Christoph Niemann is a Berlin-based artist and freelance illustrator. During his studies in Germany in the late ’90s, he worked as an intern at Pentagram with Paula Scher in New York. After completing his studies, he went back to New York and started his successful career as an illustrator. He regularly designs covers for The New Yorker and New York Times Magazine among other amazing graphic design work. He created The New Yorker’s first augmented reality cover (see below), authored many books and created a children’s app. Apart from being interviewed on numerous podcasts and doing a Ted talk, Netflix made an entire episode about him on the Abstract series. Niemann has an amazing sense of humour, that you’ll find not only in his work but also in his interviews or talks.
Despite all his success, he talks openly about his anxiety and what life is really like as a professional artist. In his talk for 99u Niemann talks about “The 3 Fears Every Creative Faces“, which might be very relatable and relevant for a lot of us, even though we are just starting out. With witty humour, he shares his three worst fears of not being good enough, not surviving on being a creative and being out of ideas. He explores these fears, what feeds them and how to deal with them so that they won’t impact his creativity. Niemann reminds us, that feeling grumpy or anxious and being full of self-doubt is completely normal during a creative process, especially when you have to meet a deadline. He suggests to just embrace those feelings and listen occasionally to your harsh inner critic in order to find out what to improve. The solution he found for himself to conquer the “I’m-not-good-enough-fear” is to view making art as a craft and working hard to improve your skills, which, I think, is especially true for us students. To get the creative process going when he worries about being out of ideas, he forces himself to take time out to just play around. Niemann suggests applying the 20% rule, meaning that 20% of your creative time should be just goofing around with little or no relevance to your actual projects. I shared this because I admire how openly Niemann talks about his very personal struggles of being a creative. I find listening to him talk about his fears very helpful, especially when considering that freelance or employed work as a creative, such as illustrator or graphic designer could be a future option. To me personally, it means you can be successful despite your anxiety.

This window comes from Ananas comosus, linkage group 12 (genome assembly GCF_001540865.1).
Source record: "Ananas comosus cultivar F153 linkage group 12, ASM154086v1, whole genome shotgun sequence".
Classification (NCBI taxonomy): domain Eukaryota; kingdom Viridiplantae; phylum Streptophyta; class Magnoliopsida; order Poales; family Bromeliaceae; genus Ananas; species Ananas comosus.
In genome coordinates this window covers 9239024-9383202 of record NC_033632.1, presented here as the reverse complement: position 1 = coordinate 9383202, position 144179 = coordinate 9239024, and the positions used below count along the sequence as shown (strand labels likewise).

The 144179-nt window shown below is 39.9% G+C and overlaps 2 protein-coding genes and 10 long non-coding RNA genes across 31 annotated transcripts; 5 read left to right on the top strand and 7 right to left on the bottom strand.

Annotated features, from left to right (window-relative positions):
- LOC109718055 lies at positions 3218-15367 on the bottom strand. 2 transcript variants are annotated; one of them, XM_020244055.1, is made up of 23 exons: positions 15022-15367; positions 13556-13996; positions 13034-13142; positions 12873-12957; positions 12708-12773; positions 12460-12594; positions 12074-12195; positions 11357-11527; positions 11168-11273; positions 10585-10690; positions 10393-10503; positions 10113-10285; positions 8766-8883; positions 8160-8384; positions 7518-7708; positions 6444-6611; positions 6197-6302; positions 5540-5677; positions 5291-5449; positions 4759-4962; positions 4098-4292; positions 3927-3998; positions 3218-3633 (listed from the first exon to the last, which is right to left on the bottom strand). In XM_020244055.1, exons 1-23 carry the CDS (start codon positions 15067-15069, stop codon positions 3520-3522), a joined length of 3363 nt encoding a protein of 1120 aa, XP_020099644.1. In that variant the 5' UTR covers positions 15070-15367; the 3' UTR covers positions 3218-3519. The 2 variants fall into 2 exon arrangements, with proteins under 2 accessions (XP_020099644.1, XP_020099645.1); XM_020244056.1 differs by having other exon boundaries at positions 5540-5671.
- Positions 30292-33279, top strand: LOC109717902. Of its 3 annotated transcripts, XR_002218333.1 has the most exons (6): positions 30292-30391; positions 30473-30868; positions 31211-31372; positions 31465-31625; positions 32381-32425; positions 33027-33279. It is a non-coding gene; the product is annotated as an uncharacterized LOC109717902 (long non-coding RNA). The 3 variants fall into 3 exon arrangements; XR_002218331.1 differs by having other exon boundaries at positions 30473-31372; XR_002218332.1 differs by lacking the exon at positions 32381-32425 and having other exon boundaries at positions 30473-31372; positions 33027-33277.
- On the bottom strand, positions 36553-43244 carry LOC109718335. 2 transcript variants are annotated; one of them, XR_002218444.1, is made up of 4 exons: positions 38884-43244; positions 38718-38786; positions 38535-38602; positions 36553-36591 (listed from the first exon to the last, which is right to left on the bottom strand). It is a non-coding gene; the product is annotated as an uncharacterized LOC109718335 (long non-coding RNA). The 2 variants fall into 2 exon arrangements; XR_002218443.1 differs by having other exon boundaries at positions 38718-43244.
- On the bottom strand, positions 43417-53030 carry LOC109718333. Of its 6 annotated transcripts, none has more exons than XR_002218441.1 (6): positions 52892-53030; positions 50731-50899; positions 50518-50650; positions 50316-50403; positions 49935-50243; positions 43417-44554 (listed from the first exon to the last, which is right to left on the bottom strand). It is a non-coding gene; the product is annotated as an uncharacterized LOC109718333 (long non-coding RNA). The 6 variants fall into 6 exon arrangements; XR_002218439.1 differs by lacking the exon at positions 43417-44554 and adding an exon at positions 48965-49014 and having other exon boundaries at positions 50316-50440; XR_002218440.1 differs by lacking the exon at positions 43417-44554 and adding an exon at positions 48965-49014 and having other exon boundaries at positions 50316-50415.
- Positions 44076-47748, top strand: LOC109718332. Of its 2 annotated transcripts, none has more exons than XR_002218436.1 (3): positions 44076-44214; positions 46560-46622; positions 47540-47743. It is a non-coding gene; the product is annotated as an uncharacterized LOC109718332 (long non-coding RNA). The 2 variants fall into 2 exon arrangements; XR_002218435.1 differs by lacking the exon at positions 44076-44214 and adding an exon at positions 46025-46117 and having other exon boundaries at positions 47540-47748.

I hope you enjoy listening to this talk 👇 as much as I do!